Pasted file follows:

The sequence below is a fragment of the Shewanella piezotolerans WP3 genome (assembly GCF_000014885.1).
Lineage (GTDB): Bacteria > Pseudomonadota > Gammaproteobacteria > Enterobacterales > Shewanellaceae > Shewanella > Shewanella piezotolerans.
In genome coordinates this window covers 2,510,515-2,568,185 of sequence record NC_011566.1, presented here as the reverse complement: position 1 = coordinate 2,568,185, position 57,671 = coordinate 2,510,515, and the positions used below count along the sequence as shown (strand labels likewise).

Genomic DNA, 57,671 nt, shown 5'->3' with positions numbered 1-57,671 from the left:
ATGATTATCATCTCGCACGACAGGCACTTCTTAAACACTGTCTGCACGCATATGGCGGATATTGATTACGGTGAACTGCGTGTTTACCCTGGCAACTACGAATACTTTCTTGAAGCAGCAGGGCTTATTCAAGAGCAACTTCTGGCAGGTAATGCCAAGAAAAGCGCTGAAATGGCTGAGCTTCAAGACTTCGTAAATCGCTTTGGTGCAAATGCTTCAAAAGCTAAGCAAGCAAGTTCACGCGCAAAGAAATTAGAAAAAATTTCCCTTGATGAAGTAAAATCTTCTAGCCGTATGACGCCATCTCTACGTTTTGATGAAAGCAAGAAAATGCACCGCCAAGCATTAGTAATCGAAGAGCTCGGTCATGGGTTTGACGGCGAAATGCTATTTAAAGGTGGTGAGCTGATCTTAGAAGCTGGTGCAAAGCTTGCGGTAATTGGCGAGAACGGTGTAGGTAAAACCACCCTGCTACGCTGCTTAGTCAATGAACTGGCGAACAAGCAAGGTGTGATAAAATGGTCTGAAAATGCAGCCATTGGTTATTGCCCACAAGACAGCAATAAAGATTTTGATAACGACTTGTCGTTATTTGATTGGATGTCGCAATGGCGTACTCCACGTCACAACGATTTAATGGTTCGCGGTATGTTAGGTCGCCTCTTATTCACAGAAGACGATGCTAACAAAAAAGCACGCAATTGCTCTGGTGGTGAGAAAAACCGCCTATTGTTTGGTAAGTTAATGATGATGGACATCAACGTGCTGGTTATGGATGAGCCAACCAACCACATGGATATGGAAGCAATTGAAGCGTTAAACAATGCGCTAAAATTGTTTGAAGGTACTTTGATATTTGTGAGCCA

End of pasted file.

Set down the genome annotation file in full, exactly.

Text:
The sequence below is a fragment of the Shewanella piezotolerans WP3 genome (assembly GCF_000014885.1).
Lineage (GTDB): Bacteria > Pseudomonadota > Gammaproteobacteria > Enterobacterales > Shewanellaceae > Shewanella > Shewanella piezotolerans.
In genome coordinates this window covers 2,510,515-2,568,185 of sequence record NC_011566.1, presented here as the reverse complement: position 1 = coordinate 2,568,185, position 57,671 = coordinate 2,510,515, and the positions used below count along the sequence as shown (strand labels likewise).

Genomic DNA, 57,671 nt, shown 5'->3' with positions numbered 1-57,671 from the left:
ATGATTATCATCTCGCACGACAGGCACTTCTTAAACACTGTCTGCACGCATATGGCGGATATTGATTACGGTGAACTGCGTGTTTACCCTGGCAACTACGAATACTTTCTTGAAGCAGCAGGGCTTATTCAAGAGCAACTTCTGGCAGGTAATGCCAAGAAAAGCGCTGAAATGGCTGAGCTTCAAGACTTCGTAAATCGCTTTGGTGCAAATGCTTCAAAAGCTAAGCAAGCAAGTTCACGCGCAAAGAAATTAGAAAAAATTTCCCTTGATGAAGTAAAATCTTCTAGCCGTATGACGCCATCTCTACGTTTTGATGAAAGCAAGAAAATGCACCGCCAAGCATTAGTAATCGAAGAGCTCGGTCATGGGTTTGACGGCGAAATGCTATTTAAAGGTGGTGAGCTGATCTTAGAAGCTGGTGCAAAGCTTGCGGTAATTGGCGAGAACGGTGTAGGTAAAACCACCCTGCTACGCTGCTTAGTCAATGAACTGGCGAACAAGCAAGGTGTGATAAAATGGTCTGAAAATGCAGCCATTGGTTATTGCCCACAAGACAGCAATAAAGATTTTGATAACGACTTGTCGTTATTTGATTGGATGTCGCAATGGCGTACTCCACGTCACAACGATTTAATGGTTCGCGGTATGTTAGGTCGCCTCTTATTCACAGAAGACGATGCTAACAAAAAAGCACGCAATTGCTCTGGTGGTGAGAAAAACCGCCTATTGTTTGGTAAGTTAATGATGATGGACATCAACGTGCTGGTTATGGATGAGCCAACCAACCACATGGATATGGAAGCAATTGAAGCGTTAAACAATGCGCTAAAATTGTTTGAAGGTACTTTGATATTTGTGAGCCA